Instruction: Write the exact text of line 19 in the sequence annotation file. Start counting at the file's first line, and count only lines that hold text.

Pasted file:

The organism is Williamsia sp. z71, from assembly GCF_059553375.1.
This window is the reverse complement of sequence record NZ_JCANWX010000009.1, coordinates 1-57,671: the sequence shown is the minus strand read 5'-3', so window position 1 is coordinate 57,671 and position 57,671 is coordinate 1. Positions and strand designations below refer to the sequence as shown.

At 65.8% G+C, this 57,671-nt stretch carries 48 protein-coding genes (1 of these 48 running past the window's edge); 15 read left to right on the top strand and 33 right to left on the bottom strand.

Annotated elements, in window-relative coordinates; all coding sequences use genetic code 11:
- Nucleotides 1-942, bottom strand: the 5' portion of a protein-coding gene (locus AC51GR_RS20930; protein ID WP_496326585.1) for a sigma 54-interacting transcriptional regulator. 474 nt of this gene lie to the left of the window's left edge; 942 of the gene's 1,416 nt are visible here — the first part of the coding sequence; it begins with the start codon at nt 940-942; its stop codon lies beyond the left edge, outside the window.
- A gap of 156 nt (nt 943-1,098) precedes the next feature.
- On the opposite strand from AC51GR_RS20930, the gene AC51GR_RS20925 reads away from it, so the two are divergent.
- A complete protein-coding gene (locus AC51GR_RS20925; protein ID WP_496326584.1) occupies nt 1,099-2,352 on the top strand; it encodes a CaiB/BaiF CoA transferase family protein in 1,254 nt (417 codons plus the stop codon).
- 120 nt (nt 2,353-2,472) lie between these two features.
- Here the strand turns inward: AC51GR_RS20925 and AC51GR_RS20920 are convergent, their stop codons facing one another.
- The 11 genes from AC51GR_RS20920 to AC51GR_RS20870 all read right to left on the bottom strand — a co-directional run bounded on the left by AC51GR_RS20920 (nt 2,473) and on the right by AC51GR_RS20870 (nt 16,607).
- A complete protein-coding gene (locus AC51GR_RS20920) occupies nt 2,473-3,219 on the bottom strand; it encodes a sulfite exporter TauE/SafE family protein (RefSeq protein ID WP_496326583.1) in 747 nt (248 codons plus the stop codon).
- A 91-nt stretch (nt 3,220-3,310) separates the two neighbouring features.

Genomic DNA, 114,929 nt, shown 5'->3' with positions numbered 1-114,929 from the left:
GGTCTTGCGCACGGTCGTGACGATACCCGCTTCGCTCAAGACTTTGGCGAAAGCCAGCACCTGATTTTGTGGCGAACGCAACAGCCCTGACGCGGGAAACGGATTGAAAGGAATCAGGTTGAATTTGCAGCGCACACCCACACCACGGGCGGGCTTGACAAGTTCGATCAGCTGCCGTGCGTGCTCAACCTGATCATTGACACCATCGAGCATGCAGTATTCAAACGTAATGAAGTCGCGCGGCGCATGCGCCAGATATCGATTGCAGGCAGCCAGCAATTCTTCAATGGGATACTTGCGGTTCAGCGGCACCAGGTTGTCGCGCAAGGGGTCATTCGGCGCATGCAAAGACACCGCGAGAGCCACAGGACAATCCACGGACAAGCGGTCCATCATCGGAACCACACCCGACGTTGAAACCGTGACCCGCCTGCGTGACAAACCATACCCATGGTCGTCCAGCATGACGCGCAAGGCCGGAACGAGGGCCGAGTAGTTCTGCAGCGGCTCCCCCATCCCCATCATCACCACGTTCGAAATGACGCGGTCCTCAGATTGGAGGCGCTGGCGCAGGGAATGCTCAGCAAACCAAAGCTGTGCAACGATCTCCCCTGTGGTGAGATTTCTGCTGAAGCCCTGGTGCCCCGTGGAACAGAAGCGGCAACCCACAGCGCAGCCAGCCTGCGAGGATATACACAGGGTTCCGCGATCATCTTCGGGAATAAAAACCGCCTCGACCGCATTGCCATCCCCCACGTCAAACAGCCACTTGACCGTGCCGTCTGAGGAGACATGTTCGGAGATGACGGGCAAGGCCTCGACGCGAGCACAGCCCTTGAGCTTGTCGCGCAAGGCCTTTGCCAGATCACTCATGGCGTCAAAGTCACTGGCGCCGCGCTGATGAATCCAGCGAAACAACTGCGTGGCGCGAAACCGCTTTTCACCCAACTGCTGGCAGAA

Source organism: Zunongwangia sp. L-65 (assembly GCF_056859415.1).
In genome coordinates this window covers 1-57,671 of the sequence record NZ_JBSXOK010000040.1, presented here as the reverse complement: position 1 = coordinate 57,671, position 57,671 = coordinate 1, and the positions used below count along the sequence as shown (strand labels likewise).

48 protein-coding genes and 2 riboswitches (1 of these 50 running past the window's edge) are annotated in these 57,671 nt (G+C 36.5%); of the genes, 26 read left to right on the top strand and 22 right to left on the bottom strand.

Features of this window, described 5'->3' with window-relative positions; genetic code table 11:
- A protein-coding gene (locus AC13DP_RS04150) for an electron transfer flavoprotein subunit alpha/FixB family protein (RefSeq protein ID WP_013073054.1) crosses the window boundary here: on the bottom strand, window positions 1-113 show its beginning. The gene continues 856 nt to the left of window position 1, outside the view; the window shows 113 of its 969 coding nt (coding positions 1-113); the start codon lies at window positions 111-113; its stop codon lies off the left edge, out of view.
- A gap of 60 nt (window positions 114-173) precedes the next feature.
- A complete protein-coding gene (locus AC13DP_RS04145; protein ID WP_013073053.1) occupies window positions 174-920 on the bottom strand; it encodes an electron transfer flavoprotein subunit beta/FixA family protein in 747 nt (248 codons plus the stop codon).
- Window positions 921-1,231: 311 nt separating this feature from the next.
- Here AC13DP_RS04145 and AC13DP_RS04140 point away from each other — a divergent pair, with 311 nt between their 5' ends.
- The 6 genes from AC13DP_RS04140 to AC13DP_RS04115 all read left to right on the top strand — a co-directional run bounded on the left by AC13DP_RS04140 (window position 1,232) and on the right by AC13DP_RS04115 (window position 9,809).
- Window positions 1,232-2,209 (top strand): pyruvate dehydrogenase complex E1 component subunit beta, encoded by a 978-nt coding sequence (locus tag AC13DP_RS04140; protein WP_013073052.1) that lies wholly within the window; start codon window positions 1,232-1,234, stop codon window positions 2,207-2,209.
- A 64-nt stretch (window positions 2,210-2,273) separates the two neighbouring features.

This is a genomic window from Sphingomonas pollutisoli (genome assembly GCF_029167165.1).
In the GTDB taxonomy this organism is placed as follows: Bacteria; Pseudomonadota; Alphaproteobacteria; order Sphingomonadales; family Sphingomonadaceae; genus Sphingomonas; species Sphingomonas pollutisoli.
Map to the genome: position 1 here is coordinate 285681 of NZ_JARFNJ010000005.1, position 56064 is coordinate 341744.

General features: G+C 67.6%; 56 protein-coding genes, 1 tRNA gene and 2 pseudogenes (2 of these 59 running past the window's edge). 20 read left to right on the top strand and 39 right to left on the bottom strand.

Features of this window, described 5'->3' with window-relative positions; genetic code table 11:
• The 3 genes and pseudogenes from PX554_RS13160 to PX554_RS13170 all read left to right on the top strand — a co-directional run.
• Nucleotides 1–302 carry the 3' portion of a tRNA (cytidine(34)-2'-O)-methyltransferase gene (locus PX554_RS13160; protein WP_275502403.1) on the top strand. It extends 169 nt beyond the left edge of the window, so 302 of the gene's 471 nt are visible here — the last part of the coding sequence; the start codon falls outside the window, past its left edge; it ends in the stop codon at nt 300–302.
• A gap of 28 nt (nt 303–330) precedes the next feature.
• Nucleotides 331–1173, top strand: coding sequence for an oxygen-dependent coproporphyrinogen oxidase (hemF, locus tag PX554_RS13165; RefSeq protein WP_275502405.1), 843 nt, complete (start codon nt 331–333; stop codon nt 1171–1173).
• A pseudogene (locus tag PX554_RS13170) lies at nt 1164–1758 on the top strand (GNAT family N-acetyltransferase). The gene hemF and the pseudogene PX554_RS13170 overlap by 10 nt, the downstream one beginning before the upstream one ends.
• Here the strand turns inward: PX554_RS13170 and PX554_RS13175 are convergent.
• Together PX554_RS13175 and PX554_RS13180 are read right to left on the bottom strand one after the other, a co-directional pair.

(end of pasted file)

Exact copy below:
Features of this window, described 5'->3' with window-relative positions; genetic code table 11: